Two alumni of the University of Oklahoma College of Law were inducted last week into the Oklahoma Hall of Fame. Oklahoma Supreme Court Justice Tom Colbert (OU Law ’83) and Ada Lois Sipuel Fisher (OU Law ’51) were part of the 90th Hall of Fame class. Fisher, who died in 1995, was inducted posthumously.
Being inducted into the Oklahoma Hall of Fame is considered Oklahoma’s highest honor. Since the Oklahoma Hall of Fame’s inception in 1927, 683 accomplished individuals have received this commendation.
Justice Tom Colbert
After graduating from Sapulpa High School, Colbert went on to earn degrees from Eastern Oklahoma State College and Kentucky State University before serving in the United States Army and its Criminal Investigation Division. While at KSU, Colbert was named All-Conference in track and field for the long jump and triple jump and All-American in track and field for the long jump. Following an honorable discharge, he resumed his formal education and earned a masters of education degree at Eastern Kentucky University. He taught middle school students in inner-city Chicago and served as a recreation specialist for a local boys’ club.
Returning home to Oklahoma, he earned his juris doctorate from the University of Oklahoma before accepting the position of Assistant Dean at Marquette University Law School. He served as an Assistant District Attorney for Oklahoma County before entering private practice. During this time he also served as an attorney for the Department of Human Services.
In 2000, Colbert was appointed to the Oklahoma Court of Civil Appeals, serving as Chief Judge in 2004 and followed by an appointment to the Oklahoma Supreme Court. Justice Colbert made history as the first African-American on both the Oklahoma Court of Civil Appeals and the Supreme Court. He made history again, in 2013, when he became the first African-American to serve as Chief Justice of the Oklahoma Supreme Court.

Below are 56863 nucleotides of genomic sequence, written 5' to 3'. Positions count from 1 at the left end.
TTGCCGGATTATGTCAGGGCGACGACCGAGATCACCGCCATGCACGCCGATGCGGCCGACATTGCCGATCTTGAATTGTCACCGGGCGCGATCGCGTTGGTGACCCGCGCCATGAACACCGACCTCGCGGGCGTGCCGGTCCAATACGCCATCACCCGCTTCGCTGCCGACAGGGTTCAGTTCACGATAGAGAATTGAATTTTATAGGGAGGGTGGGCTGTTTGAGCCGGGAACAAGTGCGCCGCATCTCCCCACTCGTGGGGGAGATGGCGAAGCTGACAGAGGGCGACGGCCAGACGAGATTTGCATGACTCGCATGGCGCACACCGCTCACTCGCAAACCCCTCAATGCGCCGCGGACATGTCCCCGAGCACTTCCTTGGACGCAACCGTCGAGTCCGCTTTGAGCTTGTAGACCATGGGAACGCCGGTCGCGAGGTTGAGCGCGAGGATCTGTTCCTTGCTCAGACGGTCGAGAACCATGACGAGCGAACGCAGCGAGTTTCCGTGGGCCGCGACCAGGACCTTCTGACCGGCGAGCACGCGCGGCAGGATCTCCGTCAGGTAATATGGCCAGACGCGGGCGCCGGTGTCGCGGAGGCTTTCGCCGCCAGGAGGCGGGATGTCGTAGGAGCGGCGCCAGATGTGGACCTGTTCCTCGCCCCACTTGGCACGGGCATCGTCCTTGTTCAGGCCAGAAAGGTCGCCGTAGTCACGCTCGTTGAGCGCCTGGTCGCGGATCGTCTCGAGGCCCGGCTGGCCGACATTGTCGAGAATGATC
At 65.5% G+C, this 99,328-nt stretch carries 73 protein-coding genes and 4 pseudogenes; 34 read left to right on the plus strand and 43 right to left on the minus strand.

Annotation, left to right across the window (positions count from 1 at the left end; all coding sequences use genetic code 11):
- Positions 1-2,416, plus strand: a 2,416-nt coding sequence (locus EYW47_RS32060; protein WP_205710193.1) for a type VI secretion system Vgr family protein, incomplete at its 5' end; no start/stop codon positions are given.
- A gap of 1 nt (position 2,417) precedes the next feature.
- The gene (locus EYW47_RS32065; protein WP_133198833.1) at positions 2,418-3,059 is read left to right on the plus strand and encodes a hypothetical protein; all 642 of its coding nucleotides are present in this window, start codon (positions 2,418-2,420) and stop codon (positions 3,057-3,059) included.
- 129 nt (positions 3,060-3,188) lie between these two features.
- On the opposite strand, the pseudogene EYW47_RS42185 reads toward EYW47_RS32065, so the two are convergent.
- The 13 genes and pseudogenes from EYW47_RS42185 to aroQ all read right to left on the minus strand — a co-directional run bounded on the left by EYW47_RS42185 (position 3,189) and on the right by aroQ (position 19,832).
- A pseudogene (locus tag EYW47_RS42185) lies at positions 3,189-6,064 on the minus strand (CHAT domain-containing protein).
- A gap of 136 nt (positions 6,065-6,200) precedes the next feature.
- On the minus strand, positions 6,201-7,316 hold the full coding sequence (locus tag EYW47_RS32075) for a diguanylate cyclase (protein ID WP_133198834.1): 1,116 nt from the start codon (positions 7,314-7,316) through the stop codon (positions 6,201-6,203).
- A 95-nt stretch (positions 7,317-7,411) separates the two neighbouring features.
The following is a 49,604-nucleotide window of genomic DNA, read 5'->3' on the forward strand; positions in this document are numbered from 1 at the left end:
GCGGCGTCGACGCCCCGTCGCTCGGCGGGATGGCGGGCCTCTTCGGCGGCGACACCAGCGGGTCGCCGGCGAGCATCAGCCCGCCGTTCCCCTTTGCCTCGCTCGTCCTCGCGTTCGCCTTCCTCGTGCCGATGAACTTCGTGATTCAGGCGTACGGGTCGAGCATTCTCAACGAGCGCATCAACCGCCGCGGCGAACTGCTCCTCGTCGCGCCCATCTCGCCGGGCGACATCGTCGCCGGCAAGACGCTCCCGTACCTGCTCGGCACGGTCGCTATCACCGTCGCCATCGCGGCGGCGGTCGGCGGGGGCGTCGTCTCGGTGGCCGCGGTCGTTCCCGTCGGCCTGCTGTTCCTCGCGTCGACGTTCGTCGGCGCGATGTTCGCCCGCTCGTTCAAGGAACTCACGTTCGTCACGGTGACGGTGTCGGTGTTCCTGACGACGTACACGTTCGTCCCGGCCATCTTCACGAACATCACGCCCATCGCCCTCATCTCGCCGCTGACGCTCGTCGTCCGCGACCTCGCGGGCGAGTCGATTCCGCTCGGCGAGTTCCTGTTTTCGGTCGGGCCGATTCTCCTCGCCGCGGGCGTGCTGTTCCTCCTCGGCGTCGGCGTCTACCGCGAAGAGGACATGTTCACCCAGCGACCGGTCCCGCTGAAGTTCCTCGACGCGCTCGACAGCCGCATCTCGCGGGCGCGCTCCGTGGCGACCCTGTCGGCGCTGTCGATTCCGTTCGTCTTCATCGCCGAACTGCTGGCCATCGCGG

Ada Lois Sipuel Fisher
A graduate of Langston University, Fisher dreamed of being a lawyer. However, Langston did not have a law school and at that time state statutes prohibited blacks from attending white state universities. At the urging of the NAACP, 21-year-old Fisher agreed to seek admission to the University of Oklahoma's law school and challenge Oklahoma's segregation laws.
Her application was denied. Not because of her academic credentials, but because of her race. Fisher filed a lawsuit, represented by a young Thurgood Marshall and later U.S. Supreme Court Justice. After losing at the county and state levels, she appealed to the U.S. Supreme Court. The nation's highest tribunal ruled that Oklahoma must provide Fisher with the same opportunities for securing a legal education as it provided to other citizens.
Rather than admitting Fisher to OU, the Oklahoma Legislature created a Langston University School of Law in the Senate rooms of the Oklahoma State Capitol. Fisher filed a motion contending that the Langston law school did not afford the equal legal education as that of OU. Although the county and state courts upheld that the two were “equal,” after learning of Fisher’s intent to again appeal to the U.S. Supreme Court, the Oklahoma Attorney General conceded and Fisher was admitted to the University of Oklahoma, more than three years after her initial application. Langston’s law school closed 12 days later.
Fisher graduated from the OU College of Law and earned a master’s degree in history. After practicing law in Chickasha, she joined the faculty at Langston University. She retired 30 years later as assistant vice president of academic affairs. In 1991, the University of Oklahoma awarded Fisher an honorary doctorate of humane letters.
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